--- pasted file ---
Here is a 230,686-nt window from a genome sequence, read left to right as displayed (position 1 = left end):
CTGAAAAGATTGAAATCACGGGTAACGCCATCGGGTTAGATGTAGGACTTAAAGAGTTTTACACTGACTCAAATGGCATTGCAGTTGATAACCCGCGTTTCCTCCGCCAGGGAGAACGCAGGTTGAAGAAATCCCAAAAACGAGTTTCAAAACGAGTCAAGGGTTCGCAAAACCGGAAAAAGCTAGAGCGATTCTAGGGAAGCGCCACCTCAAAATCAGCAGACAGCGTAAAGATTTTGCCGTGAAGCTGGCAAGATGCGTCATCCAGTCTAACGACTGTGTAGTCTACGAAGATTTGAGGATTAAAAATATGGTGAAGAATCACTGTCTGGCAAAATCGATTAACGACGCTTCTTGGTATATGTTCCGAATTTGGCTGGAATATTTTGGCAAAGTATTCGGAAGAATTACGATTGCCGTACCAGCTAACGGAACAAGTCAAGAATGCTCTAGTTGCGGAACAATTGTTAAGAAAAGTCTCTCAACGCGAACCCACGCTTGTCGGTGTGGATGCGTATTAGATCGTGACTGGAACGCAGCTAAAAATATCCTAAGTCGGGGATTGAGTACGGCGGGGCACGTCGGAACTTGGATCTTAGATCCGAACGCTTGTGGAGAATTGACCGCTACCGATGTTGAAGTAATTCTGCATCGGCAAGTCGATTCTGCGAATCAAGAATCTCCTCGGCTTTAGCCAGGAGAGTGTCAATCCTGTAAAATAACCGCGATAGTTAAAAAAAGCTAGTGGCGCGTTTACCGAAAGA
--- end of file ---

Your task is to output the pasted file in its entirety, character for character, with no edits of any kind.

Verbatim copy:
Here is a 230,686-nt window from a genome sequence, read left to right as displayed (position 1 = left end):
CTGAAAAGATTGAAATCACGGGTAACGCCATCGGGTTAGATGTAGGACTTAAAGAGTTTTACACTGACTCAAATGGCATTGCAGTTGATAACCCGCGTTTCCTCCGCCAGGGAGAACGCAGGTTGAAGAAATCCCAAAAACGAGTTTCAAAACGAGTCAAGGGTTCGCAAAACCGGAAAAAGCTAGAGCGATTCTAGGGAAGCGCCACCTCAAAATCAGCAGACAGCGTAAAGATTTTGCCGTGAAGCTGGCAAGATGCGTCATCCAGTCTAACGACTGTGTAGTCTACGAAGATTTGAGGATTAAAAATATGGTGAAGAATCACTGTCTGGCAAAATCGATTAACGACGCTTCTTGGTATATGTTCCGAATTTGGCTGGAATATTTTGGCAAAGTATTCGGAAGAATTACGATTGCCGTACCAGCTAACGGAACAAGTCAAGAATGCTCTAGTTGCGGAACAATTGTTAAGAAAAGTCTCTCAACGCGAACCCACGCTTGTCGGTGTGGATGCGTATTAGATCGTGACTGGAACGCAGCTAAAAATATCCTAAGTCGGGGATTGAGTACGGCGGGGCACGTCGGAACTTGGATCTTAGATCCGAACGCTTGTGGAGAATTGACCGCTACCGATGTTGAAGTAATTCTGCATCGGCAAGTCGATTCTGCGAATCAAGAATCTCCTCGGCTTTAGCCAGGAGAGTGTCAATCCTGTAAAATAACCGCGATAGTTAAAAAAAGCTAGTGGCGCGTTTACCGAAAGA